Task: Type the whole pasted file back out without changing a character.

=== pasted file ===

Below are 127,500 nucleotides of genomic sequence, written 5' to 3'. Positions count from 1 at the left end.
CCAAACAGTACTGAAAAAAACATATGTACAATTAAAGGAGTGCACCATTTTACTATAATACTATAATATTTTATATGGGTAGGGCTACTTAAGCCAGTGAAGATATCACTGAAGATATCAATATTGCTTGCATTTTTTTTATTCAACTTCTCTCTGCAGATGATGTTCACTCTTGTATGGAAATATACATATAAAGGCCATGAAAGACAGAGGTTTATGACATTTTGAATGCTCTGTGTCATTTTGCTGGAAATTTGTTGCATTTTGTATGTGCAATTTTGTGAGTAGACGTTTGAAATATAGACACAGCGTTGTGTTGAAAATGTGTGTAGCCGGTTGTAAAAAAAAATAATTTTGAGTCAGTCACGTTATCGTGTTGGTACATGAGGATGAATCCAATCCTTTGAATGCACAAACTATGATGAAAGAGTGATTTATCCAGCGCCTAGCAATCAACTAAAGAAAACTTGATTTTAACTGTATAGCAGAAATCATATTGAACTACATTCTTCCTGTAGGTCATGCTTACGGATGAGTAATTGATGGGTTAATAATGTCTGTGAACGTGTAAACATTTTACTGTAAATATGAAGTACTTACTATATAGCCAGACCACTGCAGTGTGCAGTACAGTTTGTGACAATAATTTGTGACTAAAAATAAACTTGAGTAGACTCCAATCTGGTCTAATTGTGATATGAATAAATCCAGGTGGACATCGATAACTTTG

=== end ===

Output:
Below are 127,500 nucleotides of genomic sequence, written 5' to 3'. Positions count from 1 at the left end.
CCAAACAGTACTGAAAAAAACATATGTACAATTAAAGGAGTGCACCATTTTACTATAATACTATAATATTTTATATGGGTAGGGCTACTTAAGCCAGTGAAGATATCACTGAAGATATCAATATTGCTTGCATTTTTTTTATTCAACTTCTCTCTGCAGATGATGTTCACTCTTGTATGGAAATATACATATAAAGGCCATGAAAGACAGAGGTTTATGACATTTTGAATGCTCTGTGTCATTTTGCTGGAAATTTGTTGCATTTTGTATGTGCAATTTTGTGAGTAGACGTTTGAAATATAGACACAGCGTTGTGTTGAAAATGTGTGTAGCCGGTTGTAAAAAAAAATAATTTTGAGTCAGTCACGTTATCGTGTTGGTACATGAGGATGAATCCAATCCTTTGAATGCACAAACTATGATGAAAGAGTGATTTATCCAGCGCCTAGCAATCAACTAAAGAAAACTTGATTTTAACTGTATAGCAGAAATCATATTGAACTACATTCTTCCTGTAGGTCATGCTTACGGATGAGTAATTGATGGGTTAATAATGTCTGTGAACGTGTAAACATTTTACTGTAAATATGAAGTACTTACTATATAGCCAGACCACTGCAGTGTGCAGTACAGTTTGTGACAATAATTTGTGACTAAAAATAAACTTGAGTAGACTCCAATCTGGTCTAATTGTGATATGAATAAATCCAGGTGGACATCGATAACTTTG